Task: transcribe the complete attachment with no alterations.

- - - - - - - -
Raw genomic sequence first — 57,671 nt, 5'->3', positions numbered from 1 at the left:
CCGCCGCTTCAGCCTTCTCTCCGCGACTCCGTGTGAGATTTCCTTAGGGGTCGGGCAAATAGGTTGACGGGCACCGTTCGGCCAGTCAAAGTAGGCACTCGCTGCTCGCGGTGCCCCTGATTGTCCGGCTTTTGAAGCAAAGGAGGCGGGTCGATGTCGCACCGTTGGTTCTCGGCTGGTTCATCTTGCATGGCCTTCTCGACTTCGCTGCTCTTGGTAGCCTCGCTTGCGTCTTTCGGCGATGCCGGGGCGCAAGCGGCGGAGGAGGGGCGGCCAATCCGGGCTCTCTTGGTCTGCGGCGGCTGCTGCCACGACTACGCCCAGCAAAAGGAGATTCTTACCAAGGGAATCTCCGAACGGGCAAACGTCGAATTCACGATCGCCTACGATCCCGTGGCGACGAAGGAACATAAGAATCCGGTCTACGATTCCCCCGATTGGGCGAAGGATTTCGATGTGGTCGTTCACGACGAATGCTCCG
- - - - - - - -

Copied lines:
Raw genomic sequence first — 57,671 nt, 5'->3', positions numbered from 1 at the left:
CCGCCGCTTCAGCCTTCTCTCCGCGACTCCGTGTGAGATTTCCTTAGGGGTCGGGCAAATAGGTTGACGGGCACCGTTCGGCCAGTCAAAGTAGGCACTCGCTGCTCGCGGTGCCCCTGATTGTCCGGCTTTTGAAGCAAAGGAGGCGGGTCGATGTCGCACCGTTGGTTCTCGGCTGGTTCATCTTGCATGGCCTTCTCGACTTCGCTGCTCTTGGTAGCCTCGCTTGCGTCTTTCGGCGATGCCGGGGCGCAAGCGGCGGAGGAGGGGCGGCCAATCCGGGCTCTCTTGGTCTGCGGCGGCTGCTGCCACGACTACGCCCAGCAAAAGGAGATTCTTACCAAGGGAATCTCCGAACGGGCAAACGTCGAATTCACGATCGCCTACGATCCCGTGGCGACGAAGGAACATAAGAATCCGGTCTACGATTCCCCCGATTGGGCGAAGGATTTCGATGTGGTCGTTCACGACGAATGCTCCG